It is always interesting when you hit a week in school where your child is more excited about the subject material than you are, and I would definitely put Africa week into that category. Aria loved focusing on animals and several of the habitats you can find in Africa, while I was more excited about our Egypt and African culture day. Overall, the week was fun and successful, but I just wasn’t as excited to do school each day as Aria was.
When planning out the week, I picked a different subject for each day. Monday, we learned about the desert in Africa, Africa as a continent, and animals of the desert. That transitioned well to Tuesday, when we covered Egypt as we could use the desert box for practicing archaeology and finding Egyptian artifacts among the pyramids. Wednesday, we focused on African culture and did loads of crafts. Thursday we read folk tales and made up our own folk tales. And Friday was the African Savannah and animals we find there. I felt like organizing our week this way gave our learning a very clear structure. Unfortunately, it leant us more towards learning animals and cultures than the specific names of countries, so I may rethink the structure of the unit next year.
From Desert Day, our most successful activities was probably painting with colored desert sand (sand I dyed with different food dyes and shook in baggies to mix the color), with a desert sensory box a close second. Both girls really got into both, and buying a Safari Toob of desert animals last year was a really great investment for this unit. They also loved the cactus flower counting activity and making a beaded snake. Though Skylar is too little to do these activities really well, she loved being able to take part and try her hand at all of the sensory activities with her big sister. The weekend prior to this unit, we were able to go to the Atlanta Botanical Gardens, where we were able to wander through a Desert room where they had loads of plants from African deserts. It was awesome getting to study the desert right after seeing a physical example in person!
Egypt day was my absolute favorite day, and I think that the girls had a blast too. We face painted using an Egyptian face paint and necklace kit and wore that to our library time later in the morning! We made pyramids multiple ways and built a pyramid out of sugar cubes only to melt it later with hot water and talk about solids to liquids. The biggest hit of the day, though, was mummifying a superhero we owned and surrounding his body with “wealth” (aka jewels that we own).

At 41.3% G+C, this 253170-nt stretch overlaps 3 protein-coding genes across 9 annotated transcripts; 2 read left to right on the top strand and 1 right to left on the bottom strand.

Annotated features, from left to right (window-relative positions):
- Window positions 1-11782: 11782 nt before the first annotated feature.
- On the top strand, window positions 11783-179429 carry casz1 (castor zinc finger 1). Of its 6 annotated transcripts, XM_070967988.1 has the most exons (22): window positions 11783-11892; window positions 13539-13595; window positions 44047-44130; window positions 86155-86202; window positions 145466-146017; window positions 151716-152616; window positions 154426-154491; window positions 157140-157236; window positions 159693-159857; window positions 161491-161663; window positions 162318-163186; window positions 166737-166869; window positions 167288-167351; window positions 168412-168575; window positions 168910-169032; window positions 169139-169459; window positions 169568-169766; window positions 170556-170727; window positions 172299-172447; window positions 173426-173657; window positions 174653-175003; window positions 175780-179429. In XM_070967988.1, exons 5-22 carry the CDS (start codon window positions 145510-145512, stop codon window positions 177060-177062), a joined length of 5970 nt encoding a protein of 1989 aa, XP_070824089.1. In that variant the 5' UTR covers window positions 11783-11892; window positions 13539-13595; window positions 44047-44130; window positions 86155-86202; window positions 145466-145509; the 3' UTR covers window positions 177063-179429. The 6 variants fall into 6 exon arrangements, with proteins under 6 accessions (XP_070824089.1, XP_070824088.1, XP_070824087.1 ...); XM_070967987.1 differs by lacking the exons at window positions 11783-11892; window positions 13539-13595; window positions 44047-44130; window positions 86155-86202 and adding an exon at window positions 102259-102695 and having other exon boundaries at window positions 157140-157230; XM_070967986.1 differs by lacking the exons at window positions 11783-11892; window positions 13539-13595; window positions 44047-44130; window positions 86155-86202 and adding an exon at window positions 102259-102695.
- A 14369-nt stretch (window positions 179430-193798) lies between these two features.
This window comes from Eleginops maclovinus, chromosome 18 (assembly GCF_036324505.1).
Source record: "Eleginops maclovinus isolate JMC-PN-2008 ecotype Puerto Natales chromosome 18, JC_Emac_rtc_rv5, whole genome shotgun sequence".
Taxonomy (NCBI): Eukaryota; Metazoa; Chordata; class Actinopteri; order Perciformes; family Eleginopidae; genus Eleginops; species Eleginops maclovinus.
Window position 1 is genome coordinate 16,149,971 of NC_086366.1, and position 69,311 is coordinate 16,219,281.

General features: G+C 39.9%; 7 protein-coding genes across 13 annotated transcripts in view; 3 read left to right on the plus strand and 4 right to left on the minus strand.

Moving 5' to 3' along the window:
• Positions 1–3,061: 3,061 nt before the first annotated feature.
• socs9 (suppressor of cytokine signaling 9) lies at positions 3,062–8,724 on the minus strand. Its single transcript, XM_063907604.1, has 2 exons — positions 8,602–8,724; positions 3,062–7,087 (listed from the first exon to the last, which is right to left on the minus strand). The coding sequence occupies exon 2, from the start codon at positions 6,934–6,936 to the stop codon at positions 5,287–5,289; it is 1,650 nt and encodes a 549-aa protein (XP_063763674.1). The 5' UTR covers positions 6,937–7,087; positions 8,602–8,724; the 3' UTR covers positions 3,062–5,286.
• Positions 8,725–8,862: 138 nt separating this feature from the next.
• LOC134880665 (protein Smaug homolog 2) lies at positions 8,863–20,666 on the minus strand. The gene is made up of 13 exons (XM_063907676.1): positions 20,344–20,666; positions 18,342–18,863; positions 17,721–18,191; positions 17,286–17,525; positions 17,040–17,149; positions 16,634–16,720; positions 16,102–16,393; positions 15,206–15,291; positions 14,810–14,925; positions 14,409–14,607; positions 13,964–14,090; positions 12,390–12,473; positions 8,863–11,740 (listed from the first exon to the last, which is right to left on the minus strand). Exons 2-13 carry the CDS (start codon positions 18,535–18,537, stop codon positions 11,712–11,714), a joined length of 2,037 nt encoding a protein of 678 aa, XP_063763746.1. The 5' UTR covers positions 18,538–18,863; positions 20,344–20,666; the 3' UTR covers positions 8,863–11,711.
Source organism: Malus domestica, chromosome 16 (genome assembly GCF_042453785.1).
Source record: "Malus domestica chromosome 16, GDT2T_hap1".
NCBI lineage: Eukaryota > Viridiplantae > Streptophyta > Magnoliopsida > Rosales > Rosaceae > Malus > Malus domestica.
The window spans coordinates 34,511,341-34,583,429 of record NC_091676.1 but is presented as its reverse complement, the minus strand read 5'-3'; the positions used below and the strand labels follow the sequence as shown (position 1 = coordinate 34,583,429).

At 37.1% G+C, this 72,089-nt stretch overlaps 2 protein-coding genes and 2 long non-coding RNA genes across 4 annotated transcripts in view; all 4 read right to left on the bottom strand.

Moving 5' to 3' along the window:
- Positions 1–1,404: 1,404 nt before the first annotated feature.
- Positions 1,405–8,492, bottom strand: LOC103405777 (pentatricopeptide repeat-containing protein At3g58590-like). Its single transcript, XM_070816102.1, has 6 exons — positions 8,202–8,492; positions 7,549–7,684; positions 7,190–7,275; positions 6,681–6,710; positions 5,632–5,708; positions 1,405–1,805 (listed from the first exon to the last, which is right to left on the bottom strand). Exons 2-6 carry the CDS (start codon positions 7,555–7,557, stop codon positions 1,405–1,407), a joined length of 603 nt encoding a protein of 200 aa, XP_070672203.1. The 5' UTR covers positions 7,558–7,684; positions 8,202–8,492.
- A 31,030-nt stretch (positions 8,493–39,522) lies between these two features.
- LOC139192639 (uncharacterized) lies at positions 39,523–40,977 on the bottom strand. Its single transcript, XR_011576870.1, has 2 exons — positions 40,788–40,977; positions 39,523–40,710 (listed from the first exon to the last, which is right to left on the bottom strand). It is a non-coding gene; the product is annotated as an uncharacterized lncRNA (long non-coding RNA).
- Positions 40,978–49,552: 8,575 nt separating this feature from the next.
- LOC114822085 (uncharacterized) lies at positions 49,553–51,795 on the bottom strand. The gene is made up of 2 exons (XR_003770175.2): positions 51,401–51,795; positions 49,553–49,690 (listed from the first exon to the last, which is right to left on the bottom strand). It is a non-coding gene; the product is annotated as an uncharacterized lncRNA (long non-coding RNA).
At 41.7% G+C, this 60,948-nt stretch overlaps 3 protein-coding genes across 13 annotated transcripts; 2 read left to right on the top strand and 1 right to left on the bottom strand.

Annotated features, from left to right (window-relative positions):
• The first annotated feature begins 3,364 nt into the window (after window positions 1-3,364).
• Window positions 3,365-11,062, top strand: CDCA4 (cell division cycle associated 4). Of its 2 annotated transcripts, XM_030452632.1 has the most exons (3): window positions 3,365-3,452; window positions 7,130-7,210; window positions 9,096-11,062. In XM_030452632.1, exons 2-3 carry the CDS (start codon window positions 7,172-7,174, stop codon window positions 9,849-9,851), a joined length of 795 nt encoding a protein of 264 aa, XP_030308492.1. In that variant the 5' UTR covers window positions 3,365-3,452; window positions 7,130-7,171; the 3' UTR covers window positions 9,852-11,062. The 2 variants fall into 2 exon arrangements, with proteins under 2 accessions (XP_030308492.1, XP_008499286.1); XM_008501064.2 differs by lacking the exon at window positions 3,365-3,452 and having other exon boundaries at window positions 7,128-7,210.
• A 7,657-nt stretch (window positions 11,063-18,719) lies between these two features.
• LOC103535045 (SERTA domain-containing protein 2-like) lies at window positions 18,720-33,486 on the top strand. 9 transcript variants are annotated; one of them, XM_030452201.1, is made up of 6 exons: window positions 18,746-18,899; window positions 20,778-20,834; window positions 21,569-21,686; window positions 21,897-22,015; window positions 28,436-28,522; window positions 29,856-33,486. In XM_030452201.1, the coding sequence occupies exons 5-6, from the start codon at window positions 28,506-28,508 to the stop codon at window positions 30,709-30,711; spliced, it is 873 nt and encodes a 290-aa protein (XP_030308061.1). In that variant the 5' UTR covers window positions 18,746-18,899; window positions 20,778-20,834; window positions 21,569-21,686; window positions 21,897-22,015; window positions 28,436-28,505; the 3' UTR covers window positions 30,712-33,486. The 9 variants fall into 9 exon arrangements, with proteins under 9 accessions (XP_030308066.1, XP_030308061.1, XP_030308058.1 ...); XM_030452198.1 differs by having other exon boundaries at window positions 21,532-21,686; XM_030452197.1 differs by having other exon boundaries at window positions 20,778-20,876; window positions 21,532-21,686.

African culture day was a fun look into the village life of different African communities. We made “mud houses” out of construction paper, painted mud cloth, made masks and necklaces, and even played a math game. The coolest activity of the day, though, was making a sensory table with different spices for the girls to mash and transfer along with a place to practice weaving. We also made South African “crunchies,” which were very reminiscent of Nature Valley granola bars but easier to eat. The girls loved them!
We did folk tale day on the day Skylar had her weekly preschool prep class so that we would have a quieter environment to read all of the folk tales we wanted to read. We mostly focused on Anansi and his stories. I had planned to do crafts but ended up running out of time because Aria decided she wanted to do a lot in her Math U See book and I was super happy to oblige! But before we got Skylar we set up a puppet show and Aria told me a few of her own folk tales with her puppet box.
Our last day was the African Savannah. This was a hard day to get through because the girls weren’t very focused and so I wasn’t able to do some of the fun activities I wanted to do because it took us so long to get through the basics before getting to our themed unit. But the girls love animals and so simply playing with the animals in their box and matching them to pictures was fun, the giraffe science experiment was easy and turned out well, and Aria really enjoyed some of the worksheets I printed out for her to do.
After this week, I’ve decided I need a little bit of a rest from continent units before moving to the next, as they aren’t easy to plan or implement. So, we are going to switch it up and do the human body this week, which is always fun and I already have loads of materials for! Hopefully, I’ll get rejuvenated and in three weeks be ready to rock again. But, I will say, Aria really, really loves these units and can’t wait to learn about doing a new continent so even though I may be worn down, the work has been absolutely worth it and I hope it is for you too!
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Jessica and Ana
Our Homeschooling Mission Statement: We will strive to be patient, godly examples to our children, integrating biblical principles and morality into every subject. Learning should be fun. We will foster an attitude of lifelong curiosity and play while providing the best possible education we can through books, art, technology, food, tactile activities, and cultural experiences. Learning will not be dictated by hours on a clock but will be a way of life for our families.